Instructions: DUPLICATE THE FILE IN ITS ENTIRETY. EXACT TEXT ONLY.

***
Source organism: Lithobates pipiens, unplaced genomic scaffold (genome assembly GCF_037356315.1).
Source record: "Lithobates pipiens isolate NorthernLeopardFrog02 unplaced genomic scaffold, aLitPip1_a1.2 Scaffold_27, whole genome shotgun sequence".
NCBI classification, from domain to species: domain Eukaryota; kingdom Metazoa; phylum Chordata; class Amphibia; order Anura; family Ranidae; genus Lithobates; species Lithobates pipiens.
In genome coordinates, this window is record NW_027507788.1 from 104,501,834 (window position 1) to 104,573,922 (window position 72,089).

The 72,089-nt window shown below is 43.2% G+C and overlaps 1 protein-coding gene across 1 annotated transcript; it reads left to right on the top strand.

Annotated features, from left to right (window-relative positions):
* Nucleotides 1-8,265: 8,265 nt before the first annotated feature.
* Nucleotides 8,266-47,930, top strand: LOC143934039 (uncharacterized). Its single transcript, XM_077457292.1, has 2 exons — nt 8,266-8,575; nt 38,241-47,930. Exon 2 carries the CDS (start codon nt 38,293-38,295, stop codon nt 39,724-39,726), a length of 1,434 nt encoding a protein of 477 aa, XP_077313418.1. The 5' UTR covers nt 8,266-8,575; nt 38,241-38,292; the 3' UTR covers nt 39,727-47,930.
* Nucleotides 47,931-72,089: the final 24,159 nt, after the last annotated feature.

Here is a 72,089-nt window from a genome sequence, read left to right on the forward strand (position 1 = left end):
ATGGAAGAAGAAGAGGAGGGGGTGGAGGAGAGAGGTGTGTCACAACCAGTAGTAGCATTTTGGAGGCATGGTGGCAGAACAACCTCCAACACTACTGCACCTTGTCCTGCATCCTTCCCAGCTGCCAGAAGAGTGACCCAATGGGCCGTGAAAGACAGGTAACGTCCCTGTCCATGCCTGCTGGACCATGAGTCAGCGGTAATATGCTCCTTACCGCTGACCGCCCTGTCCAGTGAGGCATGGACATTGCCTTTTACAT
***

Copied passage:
Source organism: Lithobates pipiens, unplaced genomic scaffold (genome assembly GCF_037356315.1).
Source record: "Lithobates pipiens isolate NorthernLeopardFrog02 unplaced genomic scaffold, aLitPip1_a1.2 Scaffold_27, whole genome shotgun sequence".
NCBI classification, from domain to species: domain Eukaryota; kingdom Metazoa; phylum Chordata; class Amphibia; order Anura; family Ranidae; genus Lithobates; species Lithobates pipiens.
In genome coordinates, this window is record NW_027507788.1 from 104,501,834 (window position 1) to 104,573,922 (window position 72,089).

The 72,089-nt window shown below is 43.2% G+C and overlaps 1 protein-coding gene across 1 annotated transcript; it reads left to right on the top strand.

Annotated features, from left to right (window-relative positions):
* Nucleotides 1-8,265: 8,265 nt before the first annotated feature.
* Nucleotides 8,266-47,930, top strand: LOC143934039 (uncharacterized). Its single transcript, XM_077457292.1, has 2 exons — nt 8,266-8,575; nt 38,241-47,930. Exon 2 carries the CDS (start codon nt 38,293-38,295, stop codon nt 39,724-39,726), a length of 1,434 nt encoding a protein of 477 aa, XP_077313418.1. The 5' UTR covers nt 8,266-8,575; nt 38,241-38,292; the 3' UTR covers nt 39,727-47,930.
* Nucleotides 47,931-72,089: the final 24,159 nt, after the last annotated feature.

Here is a 72,089-nt window from a genome sequence, read left to right on the forward strand (position 1 = left end):
ATGGAAGAAGAAGAGGAGGGGGTGGAGGAGAGAGGTGTGTCACAACCAGTAGTAGCATTTTGGAGGCATGGTGGCAGAACAACCTCCAACACTACTGCACCTTGTCCTGCATCCTTCCCAGCTGCCAGAAGAGTGACCCAATGGGCCGTGAAAGACAGGTAACGTCCCTGTCCATGCCTGCTGGACCATGAGTCAGCGGTAATATGCTCCTTACCGCTGACCGCCCTGTCCAGTGAGGCATGGACATTGCCTTTTACAT